IBM wants to make a ‘smarter planet’
May 8, 2009 § Leave a comment
The planet, according to IBM, is getting smarter. Things like GPS and RFID collect information that tell us where things are and even where we are. Refrigerators can place orders when items run out. Traffic lights are automated to adapt to different patterns at different times of day. And software, the company believes, is the invisible thread that ties all this and so much more together.
So today, the company is releasing the IBM Rational Team Webtop, a new user front end for the Jazz platform, along with updates to its Doors, Synergy, Change and Rhapsody software that follows a road map for the former Telelogic products that was mapped out in November.
The releases are part of IBM’s “Smarter Planet” initiative, which recognizes that the world is becoming more interconnected, more instrumented and more intelligent. One of the keys is getting software intelligence in products, such as global positioning devices, medical imaging software, and automotive controls that can collect and analyze all kinds of data, according to Dominic Tavassoli, IBM program director.
Developers creating the software for these devices can use Team Webtop, which employs widgets that extract relevant information from the various software delivery tools in use for display in a single Web-based view that’s meaningful for the user, Tavassoli said.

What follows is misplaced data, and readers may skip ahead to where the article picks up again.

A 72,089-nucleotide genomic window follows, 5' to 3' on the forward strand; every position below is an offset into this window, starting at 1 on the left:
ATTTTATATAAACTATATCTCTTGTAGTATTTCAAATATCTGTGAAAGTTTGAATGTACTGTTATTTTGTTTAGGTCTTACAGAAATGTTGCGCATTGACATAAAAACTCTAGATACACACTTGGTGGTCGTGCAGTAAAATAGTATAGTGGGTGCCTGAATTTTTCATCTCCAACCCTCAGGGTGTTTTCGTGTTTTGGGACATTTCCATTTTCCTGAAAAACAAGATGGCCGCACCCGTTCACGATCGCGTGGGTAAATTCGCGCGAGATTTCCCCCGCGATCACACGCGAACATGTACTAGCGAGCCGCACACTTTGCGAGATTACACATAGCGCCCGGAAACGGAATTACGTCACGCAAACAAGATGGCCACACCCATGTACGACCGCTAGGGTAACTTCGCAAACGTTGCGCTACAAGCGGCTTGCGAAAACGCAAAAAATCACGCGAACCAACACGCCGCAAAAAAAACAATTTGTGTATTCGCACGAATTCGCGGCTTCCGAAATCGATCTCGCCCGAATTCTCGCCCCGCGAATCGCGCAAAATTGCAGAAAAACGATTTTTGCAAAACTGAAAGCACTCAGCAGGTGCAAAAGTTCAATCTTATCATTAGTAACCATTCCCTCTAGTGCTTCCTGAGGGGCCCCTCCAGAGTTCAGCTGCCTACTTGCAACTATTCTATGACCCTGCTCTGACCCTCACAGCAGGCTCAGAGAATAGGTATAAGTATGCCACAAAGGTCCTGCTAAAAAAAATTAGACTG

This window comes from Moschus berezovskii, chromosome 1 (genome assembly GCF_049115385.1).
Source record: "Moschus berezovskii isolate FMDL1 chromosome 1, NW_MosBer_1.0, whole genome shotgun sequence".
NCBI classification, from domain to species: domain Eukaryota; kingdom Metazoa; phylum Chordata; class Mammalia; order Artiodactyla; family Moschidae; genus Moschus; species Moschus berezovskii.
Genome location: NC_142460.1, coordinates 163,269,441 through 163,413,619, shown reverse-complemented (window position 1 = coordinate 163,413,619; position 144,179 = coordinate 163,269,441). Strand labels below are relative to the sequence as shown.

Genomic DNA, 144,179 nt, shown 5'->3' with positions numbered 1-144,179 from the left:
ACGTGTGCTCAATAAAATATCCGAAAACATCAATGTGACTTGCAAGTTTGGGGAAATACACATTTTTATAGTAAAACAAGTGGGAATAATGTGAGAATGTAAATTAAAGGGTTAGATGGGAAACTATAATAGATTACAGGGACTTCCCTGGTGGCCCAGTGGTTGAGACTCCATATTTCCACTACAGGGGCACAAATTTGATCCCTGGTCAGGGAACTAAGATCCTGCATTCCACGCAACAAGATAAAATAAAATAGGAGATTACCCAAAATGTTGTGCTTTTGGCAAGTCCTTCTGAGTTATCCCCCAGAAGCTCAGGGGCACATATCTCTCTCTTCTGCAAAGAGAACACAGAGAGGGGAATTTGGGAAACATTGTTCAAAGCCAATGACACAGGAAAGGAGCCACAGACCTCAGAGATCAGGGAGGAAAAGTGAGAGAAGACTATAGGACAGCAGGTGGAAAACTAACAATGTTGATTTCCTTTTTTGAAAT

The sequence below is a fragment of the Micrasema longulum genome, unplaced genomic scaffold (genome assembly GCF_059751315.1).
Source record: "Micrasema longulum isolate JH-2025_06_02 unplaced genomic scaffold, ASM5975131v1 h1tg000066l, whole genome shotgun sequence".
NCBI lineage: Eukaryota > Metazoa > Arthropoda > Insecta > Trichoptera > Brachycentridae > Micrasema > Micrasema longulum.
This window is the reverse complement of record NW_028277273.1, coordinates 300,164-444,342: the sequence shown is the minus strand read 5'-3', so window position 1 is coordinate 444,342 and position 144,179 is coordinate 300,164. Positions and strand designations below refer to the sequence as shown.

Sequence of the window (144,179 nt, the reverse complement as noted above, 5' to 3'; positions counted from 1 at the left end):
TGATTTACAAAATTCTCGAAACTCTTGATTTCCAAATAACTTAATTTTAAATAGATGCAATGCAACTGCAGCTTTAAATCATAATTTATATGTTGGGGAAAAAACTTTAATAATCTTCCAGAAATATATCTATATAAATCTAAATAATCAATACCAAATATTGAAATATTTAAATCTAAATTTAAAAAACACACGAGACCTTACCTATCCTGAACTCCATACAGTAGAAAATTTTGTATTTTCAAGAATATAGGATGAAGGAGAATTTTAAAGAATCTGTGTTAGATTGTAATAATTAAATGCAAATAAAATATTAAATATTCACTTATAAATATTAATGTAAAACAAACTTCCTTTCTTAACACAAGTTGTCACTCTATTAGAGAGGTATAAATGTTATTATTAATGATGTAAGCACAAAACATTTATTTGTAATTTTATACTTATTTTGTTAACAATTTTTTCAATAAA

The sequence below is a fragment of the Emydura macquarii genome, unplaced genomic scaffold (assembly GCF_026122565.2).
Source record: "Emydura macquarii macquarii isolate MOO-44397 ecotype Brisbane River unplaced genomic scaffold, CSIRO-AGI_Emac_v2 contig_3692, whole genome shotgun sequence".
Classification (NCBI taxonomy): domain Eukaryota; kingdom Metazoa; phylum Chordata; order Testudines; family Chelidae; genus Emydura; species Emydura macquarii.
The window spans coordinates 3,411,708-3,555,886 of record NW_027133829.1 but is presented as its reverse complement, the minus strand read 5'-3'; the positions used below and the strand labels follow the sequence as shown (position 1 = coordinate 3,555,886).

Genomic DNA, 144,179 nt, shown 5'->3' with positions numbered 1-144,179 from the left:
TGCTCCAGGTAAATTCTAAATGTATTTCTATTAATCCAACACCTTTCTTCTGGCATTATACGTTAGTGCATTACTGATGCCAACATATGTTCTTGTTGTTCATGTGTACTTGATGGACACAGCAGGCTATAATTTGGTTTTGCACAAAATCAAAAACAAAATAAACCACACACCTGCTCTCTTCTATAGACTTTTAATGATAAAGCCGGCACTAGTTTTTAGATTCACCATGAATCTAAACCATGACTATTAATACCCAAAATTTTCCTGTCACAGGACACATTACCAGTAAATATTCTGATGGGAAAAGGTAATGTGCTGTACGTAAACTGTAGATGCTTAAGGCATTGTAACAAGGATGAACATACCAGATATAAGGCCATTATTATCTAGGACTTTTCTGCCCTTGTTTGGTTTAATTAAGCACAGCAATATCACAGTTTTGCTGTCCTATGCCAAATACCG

“Companies need to develop software competencies they didn’t have before,” he said. “Embedded development is changing from functionality and moving up to be key to business value. It’s getting more airplay with executives and teams that think of the business strategy. They’re realizing that embedded software needs the same kind of governance, business decisions and accountability as a component of [an organization’s] ‘system of systems.’ ”
To support this, several of the company’s development tools have been enhanced. The Doors requirements tool has been given a new Web interface, so requirements can be reviewed and modified by teams around the world, and it has better management features—with change control—for large-scale hierarchies of requirements.
Synergy has a new architecture defined for global use, and it brings configuration management into one central server with low-footprint clients, so distributed teams working on systems development, especially component-based development, can access project tasks.
Change now helps organizations set change processes and work with defects in complex, multi-step processes, Tavassoli explained. And the Rhapsody modeling tool now has the ability to support agile workflows, which he said enables design validation to occur earlier and more often.
“We’re seeing a major surge in the focus on embedded software and systems engineering,” Tavassoli said. “That’s where the world is going.”